The Irish Government intends to do all it can to assist next year's visit from Pope Francis, the Taoiseach has said.
The pontiff is scheduled to come to Ireland for the World Meeting of Families in August 2018 and it will be the first visit from a pope since John Paul II drew one million people to Phoenix Park in 1979.
Recently, the Catholic Archbishop of Dublin Diarmuid Martin said that the visit will cost around 20 million euro.
Leo Varadkar said that the Government is due to meet with the Catholic Church in the new year to discuss the visit.
"They asked that we have someone here in the department as a contact point to assist them in the co-ordination and we made that available to them.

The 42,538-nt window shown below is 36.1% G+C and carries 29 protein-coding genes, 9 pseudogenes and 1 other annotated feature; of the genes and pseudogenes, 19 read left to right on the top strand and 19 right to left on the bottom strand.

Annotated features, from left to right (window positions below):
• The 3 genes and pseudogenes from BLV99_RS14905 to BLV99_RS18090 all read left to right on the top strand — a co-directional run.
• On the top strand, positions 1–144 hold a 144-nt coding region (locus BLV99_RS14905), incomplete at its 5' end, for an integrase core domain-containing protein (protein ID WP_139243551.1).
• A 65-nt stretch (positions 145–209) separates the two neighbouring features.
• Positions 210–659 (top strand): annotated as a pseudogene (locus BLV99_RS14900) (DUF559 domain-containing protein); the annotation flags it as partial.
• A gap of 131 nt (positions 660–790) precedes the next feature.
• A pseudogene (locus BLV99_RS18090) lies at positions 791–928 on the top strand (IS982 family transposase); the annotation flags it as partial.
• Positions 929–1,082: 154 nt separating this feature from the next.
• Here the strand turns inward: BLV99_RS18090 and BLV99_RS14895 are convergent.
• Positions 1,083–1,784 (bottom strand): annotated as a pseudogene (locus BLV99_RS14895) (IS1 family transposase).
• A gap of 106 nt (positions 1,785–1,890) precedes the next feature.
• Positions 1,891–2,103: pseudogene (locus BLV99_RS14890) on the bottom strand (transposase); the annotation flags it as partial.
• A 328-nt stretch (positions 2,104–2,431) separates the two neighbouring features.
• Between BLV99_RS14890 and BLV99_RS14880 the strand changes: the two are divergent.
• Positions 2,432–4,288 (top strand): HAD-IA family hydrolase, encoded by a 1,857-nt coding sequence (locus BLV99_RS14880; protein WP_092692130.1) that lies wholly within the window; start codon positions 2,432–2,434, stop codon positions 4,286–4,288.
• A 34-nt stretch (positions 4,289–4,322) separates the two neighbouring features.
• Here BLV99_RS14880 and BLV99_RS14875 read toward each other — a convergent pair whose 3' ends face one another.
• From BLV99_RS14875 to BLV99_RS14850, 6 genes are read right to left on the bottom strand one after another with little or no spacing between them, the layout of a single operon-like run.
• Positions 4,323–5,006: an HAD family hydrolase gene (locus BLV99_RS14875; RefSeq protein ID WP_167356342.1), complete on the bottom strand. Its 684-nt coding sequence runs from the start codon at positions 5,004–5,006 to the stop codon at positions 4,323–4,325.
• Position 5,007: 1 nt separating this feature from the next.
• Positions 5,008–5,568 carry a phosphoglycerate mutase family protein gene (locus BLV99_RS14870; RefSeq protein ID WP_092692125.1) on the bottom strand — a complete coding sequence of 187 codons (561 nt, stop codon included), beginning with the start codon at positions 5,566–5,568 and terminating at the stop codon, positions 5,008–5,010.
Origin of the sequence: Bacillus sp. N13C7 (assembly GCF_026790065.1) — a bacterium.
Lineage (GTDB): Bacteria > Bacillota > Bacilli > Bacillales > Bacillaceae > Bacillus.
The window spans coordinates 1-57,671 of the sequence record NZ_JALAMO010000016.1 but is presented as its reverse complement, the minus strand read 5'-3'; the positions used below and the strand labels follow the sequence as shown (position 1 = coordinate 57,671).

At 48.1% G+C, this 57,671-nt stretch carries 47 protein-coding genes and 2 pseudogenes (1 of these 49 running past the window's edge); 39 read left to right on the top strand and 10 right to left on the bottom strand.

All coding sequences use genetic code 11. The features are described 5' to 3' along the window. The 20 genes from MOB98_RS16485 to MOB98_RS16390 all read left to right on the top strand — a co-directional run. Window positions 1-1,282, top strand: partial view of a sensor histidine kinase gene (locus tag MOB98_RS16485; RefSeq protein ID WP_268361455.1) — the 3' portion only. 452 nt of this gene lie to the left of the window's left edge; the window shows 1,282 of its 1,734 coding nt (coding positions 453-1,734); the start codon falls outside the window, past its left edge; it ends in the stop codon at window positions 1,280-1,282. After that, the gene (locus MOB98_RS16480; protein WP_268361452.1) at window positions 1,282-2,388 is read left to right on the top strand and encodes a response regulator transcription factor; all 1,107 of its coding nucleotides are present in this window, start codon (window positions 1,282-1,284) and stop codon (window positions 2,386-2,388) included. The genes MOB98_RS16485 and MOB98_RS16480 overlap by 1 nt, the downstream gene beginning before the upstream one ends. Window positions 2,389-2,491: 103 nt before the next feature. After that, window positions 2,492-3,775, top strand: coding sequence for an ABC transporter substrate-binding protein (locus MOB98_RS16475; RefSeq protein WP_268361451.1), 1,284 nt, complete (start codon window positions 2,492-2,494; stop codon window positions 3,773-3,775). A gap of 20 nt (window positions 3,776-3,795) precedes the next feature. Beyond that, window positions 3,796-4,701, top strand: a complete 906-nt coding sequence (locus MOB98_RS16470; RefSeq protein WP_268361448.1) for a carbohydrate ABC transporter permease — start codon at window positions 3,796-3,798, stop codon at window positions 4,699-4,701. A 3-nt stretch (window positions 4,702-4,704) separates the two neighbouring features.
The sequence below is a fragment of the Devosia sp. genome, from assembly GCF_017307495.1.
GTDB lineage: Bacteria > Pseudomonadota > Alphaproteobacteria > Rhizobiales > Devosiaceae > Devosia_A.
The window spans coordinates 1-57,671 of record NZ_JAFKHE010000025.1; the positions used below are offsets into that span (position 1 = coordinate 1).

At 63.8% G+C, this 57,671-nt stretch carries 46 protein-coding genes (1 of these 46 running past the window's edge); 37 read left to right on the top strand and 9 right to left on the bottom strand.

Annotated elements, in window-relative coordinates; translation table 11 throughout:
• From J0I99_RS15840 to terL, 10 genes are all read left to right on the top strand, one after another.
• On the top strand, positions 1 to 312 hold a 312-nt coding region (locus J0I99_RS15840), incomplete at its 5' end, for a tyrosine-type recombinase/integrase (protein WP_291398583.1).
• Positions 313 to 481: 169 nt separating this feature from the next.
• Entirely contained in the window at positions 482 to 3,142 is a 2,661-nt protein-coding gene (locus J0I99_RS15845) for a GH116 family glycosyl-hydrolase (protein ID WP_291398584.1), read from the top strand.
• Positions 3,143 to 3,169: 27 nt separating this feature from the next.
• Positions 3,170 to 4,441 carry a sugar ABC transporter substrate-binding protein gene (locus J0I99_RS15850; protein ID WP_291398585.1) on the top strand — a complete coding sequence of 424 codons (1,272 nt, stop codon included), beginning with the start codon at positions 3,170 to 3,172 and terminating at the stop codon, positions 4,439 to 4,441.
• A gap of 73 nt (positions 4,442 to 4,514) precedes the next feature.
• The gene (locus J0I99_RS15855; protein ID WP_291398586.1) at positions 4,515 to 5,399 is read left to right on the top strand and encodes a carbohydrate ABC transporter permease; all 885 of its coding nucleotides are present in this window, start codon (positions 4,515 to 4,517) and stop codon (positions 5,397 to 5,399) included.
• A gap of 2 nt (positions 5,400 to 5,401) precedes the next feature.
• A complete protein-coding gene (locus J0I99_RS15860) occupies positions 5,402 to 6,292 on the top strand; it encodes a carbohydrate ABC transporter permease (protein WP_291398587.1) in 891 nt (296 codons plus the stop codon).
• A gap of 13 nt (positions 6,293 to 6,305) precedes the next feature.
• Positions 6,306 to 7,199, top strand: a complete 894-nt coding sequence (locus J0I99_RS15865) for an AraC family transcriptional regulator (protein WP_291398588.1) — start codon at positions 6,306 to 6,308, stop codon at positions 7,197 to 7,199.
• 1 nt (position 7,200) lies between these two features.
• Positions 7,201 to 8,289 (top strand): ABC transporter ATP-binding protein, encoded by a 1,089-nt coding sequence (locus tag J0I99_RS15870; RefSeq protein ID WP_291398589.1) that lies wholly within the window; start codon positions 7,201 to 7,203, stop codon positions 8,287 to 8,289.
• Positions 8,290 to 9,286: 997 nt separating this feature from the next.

"We just don't know yet if it will be a very short visit just for the Meeting of World Families or whether it will be an extended visit involving other things such as Northern Ireland," Mr Varadkar said.
He said that the Government is "very much at (the) disposal" of the Catholic Church.
"The Government will assist in any way to facilitate Pope Francis's visit," he added.
The pope's advancing age - he is now 81 - would mean his itinerary will not be as packed as John Paul II's was in 1979.
While it may be possible for the pope to go outside Dublin, he would mainly be here for the World Meeting of Families, Archbishop Martin said recently.
The archbishop also said that church collections would bring in around five million euro for the visit, with the remaining costs to be recouped through donations.